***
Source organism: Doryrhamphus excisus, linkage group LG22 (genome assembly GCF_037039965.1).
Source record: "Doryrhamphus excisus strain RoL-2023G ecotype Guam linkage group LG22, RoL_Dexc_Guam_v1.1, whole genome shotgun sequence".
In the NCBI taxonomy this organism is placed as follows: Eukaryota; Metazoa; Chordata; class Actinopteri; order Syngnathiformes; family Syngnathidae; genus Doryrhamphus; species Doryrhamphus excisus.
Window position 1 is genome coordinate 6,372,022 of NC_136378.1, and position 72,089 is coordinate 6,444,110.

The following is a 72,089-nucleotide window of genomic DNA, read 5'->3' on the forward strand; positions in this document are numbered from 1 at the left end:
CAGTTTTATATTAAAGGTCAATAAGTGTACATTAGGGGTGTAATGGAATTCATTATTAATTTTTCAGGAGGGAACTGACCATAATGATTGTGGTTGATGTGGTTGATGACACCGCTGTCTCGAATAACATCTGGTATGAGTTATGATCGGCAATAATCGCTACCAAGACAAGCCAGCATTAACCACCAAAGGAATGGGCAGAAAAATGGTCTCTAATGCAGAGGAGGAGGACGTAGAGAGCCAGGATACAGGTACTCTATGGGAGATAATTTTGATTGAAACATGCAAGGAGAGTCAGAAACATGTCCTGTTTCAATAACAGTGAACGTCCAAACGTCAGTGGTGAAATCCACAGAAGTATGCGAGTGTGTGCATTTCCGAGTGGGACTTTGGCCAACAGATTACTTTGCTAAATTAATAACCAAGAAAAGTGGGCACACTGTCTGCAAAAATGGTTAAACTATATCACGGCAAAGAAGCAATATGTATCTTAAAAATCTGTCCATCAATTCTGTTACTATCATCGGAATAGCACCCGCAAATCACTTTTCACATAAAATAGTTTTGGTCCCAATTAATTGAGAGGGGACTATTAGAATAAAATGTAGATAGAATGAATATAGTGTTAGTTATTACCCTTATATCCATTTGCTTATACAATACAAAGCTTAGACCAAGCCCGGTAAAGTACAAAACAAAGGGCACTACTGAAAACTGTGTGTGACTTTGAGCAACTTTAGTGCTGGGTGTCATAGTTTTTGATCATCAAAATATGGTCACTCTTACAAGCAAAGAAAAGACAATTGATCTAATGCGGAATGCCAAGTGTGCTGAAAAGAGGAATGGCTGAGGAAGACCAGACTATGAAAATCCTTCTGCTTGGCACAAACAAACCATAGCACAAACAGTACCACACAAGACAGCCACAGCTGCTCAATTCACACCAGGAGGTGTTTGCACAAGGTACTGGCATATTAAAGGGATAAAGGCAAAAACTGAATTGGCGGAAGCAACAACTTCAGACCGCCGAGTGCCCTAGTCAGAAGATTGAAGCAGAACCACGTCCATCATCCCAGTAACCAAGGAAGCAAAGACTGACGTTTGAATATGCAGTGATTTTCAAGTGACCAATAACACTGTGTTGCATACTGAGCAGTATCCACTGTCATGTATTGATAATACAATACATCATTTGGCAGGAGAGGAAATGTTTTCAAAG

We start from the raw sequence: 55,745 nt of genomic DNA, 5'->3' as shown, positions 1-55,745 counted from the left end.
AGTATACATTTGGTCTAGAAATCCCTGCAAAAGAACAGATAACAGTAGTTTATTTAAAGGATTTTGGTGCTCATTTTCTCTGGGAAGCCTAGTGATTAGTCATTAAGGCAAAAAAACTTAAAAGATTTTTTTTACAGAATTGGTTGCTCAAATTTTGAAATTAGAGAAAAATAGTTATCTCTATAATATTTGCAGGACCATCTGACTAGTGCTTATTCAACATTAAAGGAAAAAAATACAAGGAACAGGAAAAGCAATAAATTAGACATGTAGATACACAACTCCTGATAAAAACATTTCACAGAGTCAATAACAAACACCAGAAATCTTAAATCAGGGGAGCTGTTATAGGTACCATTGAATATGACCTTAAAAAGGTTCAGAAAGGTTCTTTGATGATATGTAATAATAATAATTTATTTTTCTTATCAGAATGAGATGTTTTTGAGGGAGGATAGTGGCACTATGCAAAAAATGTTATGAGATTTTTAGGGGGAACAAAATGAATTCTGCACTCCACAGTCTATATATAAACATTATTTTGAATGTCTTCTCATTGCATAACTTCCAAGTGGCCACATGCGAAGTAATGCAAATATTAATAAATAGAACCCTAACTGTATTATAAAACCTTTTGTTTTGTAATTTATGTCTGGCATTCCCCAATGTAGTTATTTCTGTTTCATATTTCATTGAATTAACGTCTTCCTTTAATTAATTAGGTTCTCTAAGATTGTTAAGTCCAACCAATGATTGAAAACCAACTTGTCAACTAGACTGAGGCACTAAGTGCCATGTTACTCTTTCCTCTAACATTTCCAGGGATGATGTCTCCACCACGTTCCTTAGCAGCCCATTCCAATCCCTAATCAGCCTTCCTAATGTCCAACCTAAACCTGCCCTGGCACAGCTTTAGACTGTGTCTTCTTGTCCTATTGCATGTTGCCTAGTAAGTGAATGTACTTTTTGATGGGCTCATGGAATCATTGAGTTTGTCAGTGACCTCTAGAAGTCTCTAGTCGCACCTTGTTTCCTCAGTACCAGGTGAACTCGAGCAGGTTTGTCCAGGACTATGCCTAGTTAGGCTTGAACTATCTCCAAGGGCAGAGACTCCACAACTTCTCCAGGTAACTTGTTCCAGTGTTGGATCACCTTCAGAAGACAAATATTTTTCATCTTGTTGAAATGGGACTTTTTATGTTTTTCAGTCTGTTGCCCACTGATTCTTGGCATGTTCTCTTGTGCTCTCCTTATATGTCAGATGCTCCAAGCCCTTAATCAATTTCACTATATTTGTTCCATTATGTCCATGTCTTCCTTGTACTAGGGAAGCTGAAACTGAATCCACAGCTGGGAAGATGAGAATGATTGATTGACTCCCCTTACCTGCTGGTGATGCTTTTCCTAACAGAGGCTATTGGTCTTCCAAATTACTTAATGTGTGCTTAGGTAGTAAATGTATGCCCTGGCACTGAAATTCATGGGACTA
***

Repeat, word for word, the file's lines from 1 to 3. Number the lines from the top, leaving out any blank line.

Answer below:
Source organism: Doryrhamphus excisus, linkage group LG22 (genome assembly GCF_037039965.1).
Source record: "Doryrhamphus excisus strain RoL-2023G ecotype Guam linkage group LG22, RoL_Dexc_Guam_v1.1, whole genome shotgun sequence".
In the NCBI taxonomy this organism is placed as follows: Eukaryota; Metazoa; Chordata; class Actinopteri; order Syngnathiformes; family Syngnathidae; genus Doryrhamphus; species Doryrhamphus excisus.